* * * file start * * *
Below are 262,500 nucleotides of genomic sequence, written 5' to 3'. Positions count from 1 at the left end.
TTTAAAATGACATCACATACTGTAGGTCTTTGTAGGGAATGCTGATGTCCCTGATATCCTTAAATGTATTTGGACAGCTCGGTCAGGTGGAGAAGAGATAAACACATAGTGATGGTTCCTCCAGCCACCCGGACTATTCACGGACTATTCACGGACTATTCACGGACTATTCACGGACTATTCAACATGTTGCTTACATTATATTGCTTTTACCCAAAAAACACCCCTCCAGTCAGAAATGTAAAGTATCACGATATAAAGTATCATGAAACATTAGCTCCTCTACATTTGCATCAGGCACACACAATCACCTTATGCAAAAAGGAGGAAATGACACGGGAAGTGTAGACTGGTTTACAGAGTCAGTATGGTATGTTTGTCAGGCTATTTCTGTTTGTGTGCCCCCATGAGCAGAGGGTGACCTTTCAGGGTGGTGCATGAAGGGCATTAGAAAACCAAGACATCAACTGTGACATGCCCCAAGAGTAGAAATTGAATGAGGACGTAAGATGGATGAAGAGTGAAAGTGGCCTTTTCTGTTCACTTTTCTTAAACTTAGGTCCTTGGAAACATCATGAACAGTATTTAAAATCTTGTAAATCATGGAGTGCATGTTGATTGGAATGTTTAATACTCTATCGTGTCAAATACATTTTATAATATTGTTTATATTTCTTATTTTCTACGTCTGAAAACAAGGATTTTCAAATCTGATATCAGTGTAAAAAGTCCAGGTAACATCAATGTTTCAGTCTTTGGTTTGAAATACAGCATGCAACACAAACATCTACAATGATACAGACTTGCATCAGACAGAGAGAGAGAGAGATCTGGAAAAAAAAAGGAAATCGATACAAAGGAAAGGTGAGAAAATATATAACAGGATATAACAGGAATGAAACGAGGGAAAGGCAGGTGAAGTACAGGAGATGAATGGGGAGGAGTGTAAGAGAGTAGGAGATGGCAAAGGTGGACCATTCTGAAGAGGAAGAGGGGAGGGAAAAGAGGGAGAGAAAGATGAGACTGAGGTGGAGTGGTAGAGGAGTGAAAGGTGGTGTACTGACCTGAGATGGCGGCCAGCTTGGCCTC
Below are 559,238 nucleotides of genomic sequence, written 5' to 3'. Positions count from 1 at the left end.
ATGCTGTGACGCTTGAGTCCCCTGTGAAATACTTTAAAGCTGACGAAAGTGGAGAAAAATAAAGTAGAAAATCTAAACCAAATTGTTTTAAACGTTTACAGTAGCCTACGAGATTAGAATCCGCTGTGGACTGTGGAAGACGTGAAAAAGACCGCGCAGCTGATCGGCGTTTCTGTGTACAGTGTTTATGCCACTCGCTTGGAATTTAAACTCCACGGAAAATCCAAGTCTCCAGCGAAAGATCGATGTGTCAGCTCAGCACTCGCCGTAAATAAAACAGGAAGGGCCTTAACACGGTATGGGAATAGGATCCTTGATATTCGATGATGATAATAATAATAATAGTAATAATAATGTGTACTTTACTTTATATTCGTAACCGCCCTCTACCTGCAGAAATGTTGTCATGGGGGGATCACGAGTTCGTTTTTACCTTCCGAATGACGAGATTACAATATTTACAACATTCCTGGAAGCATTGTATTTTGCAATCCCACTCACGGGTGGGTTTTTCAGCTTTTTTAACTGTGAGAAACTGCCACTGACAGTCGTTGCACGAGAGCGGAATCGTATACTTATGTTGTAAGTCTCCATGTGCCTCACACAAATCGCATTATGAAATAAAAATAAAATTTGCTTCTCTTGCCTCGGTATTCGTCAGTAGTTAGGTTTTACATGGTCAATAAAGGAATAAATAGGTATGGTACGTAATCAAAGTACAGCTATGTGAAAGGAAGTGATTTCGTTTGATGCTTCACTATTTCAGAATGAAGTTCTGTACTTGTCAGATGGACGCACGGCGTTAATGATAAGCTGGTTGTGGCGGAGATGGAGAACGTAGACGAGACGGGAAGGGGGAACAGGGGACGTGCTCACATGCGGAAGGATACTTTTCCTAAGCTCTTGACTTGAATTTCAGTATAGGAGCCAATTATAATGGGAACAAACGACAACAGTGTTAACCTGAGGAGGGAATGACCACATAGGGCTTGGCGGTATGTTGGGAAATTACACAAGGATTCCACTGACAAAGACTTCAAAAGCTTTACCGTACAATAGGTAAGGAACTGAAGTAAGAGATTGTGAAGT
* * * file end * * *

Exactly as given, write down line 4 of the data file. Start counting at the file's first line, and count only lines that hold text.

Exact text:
ATGCTGTGACGCTTGAGTCCCCTGTGAAATACTTTAAAGCTGACGAAAGTGGAGAAAAATAAAGTAGAAAATCTAAACCAAATTGTTTTAAACGTTTACAGTAGCCTACGAGATTAGAATCCGCTGTGGACTGTGGAAGACGTGAAAAAGACCGCGCAGCTGATCGGCGTTTCTGTGTACAGTGTTTATGCCACTCGCTTGGAATTTAAACTCCACGGAAAATCCAAGTCTCCAGCGAAAGATCGATGTGTCAGCTCAGCACTCGCCGTAAATAAAACAGGAAGGGCCTTAACACGGTATGGGAATAGGATCCTTGATATTCGATGATGATAATAATAATAATAGTAATAATAATGTGTACTTTACTTTATATTCGTAACCGCCCTCTACCTGCAGAAATGTTGTCATGGGGGGATCACGAGTTCGTTTTTACCTTCCGAATGACGAGATTACAATATTTACAACATTCCTGGAAGCATTGTATTTTGCAATCCCACTCACGGGTGGGTTTTTCAGCTTTTTTAACTGTGAGAAACTGCCACTGACAGTCGTTGCACGAGAGCGGAATCGTATACTTATGTTGTAAGTCTCCATGTGCCTCACACAAATCGCATTATGAAATAAAAATAAAATTTGCTTCTCTTGCCTCGGTATTCGTCAGTAGTTAGGTTTTACATGGTCAATAAAGGAATAAATAGGTATGGTACGTAATCAAAGTACAGCTATGTGAAAGGAAGTGATTTCGTTTGATGCTTCACTATTTCAGAATGAAGTTCTGTACTTGTCAGATGGACGCACGGCGTTAATGATAAGCTGGTTGTGGCGGAGATGGAGAACGTAGACGAGACGGGAAGGGGGAACAGGGGACGTGCTCACATGCGGAAGGATACTTTTCCTAAGCTCTTGACTTGAATTTCAGTATAGGAGCCAATTATAATGGGAACAAACGACAACAGTGTTAACCTGAGGAGGGAATGACCACATAGGGCTTGGCGGTATGTTGGGAAATTACACAAGGATTCCACTGACAAAGACTTCAAAAGCTTTACCGTACAATAGGTAAGGAACTGAAGTAAGAGATTGTGAAGT